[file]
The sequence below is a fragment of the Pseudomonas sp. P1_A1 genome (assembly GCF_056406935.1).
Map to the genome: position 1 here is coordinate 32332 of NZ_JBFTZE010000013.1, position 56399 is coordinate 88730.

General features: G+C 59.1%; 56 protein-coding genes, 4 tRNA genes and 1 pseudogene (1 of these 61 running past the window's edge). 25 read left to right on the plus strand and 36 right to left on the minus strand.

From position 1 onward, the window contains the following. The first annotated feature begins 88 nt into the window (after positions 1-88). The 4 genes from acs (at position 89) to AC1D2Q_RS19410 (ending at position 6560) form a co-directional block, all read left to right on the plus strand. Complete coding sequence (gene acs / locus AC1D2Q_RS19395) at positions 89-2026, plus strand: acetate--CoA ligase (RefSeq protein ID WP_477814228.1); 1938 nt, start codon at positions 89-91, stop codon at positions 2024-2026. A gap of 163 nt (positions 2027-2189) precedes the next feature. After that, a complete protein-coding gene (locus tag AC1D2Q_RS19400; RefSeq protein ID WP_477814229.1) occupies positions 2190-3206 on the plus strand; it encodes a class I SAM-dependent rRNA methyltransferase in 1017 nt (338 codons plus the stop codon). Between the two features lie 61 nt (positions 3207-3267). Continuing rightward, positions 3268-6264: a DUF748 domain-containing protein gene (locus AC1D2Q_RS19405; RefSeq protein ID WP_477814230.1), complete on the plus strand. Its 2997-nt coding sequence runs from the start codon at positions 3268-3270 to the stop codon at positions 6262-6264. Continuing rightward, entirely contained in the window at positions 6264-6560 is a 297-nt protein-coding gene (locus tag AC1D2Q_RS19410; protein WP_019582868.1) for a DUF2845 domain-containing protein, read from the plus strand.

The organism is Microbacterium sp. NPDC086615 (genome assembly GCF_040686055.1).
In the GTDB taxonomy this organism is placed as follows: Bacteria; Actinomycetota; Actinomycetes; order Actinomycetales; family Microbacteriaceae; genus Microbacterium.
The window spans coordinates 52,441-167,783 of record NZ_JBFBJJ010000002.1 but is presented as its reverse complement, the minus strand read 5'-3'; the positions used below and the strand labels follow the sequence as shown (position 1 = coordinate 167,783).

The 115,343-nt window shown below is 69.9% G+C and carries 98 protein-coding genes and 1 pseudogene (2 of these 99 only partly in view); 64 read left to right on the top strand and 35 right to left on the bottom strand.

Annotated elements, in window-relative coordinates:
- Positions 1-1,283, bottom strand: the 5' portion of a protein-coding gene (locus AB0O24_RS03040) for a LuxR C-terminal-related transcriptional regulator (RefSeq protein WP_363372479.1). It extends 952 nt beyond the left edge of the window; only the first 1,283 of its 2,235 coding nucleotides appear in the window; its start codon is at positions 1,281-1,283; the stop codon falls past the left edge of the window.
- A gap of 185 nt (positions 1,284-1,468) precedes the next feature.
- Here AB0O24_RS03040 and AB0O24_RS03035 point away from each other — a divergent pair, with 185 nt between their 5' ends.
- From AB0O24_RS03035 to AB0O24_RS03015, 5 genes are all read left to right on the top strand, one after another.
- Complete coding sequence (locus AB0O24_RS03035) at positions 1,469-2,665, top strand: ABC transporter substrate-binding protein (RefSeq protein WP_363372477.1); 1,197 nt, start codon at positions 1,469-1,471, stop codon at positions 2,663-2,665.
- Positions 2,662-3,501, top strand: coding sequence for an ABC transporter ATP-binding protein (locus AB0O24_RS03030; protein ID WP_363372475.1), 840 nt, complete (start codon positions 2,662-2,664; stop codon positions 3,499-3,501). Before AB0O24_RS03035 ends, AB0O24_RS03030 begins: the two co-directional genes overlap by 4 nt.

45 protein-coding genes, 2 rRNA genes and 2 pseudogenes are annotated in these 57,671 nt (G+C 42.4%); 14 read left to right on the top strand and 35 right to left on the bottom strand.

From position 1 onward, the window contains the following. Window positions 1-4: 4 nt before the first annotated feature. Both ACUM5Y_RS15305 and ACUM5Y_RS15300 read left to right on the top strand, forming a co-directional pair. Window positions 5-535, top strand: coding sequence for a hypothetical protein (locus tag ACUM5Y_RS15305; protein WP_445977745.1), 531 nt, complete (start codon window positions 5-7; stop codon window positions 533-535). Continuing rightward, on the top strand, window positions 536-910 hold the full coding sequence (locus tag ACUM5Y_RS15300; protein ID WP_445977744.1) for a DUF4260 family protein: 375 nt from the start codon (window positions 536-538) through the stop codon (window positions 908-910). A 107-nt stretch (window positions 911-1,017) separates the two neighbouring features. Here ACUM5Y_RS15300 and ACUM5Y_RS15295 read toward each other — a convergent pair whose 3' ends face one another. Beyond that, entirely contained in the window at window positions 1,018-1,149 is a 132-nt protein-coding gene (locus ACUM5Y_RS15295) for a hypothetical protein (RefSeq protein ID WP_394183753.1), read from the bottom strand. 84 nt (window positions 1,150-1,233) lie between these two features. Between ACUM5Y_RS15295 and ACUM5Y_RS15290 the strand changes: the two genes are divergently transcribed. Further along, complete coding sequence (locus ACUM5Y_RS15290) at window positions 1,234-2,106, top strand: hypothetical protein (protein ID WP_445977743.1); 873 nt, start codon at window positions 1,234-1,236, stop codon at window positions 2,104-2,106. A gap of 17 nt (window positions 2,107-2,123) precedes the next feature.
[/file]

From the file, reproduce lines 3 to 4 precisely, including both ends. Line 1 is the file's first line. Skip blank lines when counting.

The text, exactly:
General features: G+C 59.1%; 56 protein-coding genes, 4 tRNA genes and 1 pseudogene (1 of these 61 running past the window's edge). 25 read left to right on the plus strand and 36 right to left on the minus strand.

From position 1 onward, the window contains the following. The first annotated feature begins 88 nt into the window (after positions 1-88). The 4 genes from acs (at position 89) to AC1D2Q_RS19410 (ending at position 6560) form a co-directional block, all read left to right on the plus strand. Complete coding sequence (gene acs / locus AC1D2Q_RS19395) at positions 89-2026, plus strand: acetate--CoA ligase (RefSeq protein ID WP_477814228.1); 1938 nt, start codon at positions 89-91, stop codon at positions 2024-2026. A gap of 163 nt (positions 2027-2189) precedes the next feature. After that, a complete protein-coding gene (locus tag AC1D2Q_RS19400; RefSeq protein ID WP_477814229.1) occupies positions 2190-3206 on the plus strand; it encodes a class I SAM-dependent rRNA methyltransferase in 1017 nt (338 codons plus the stop codon). Between the two features lie 61 nt (positions 3207-3267). Continuing rightward, positions 3268-6264: a DUF748 domain-containing protein gene (locus AC1D2Q_RS19405; RefSeq protein ID WP_477814230.1), complete on the plus strand. Its 2997-nt coding sequence runs from the start codon at positions 3268-3270 to the stop codon at positions 6262-6264. Continuing rightward, entirely contained in the window at positions 6264-6560 is a 297-nt protein-coding gene (locus tag AC1D2Q_RS19410; protein WP_019582868.1) for a DUF2845 domain-containing protein, read from the plus strand.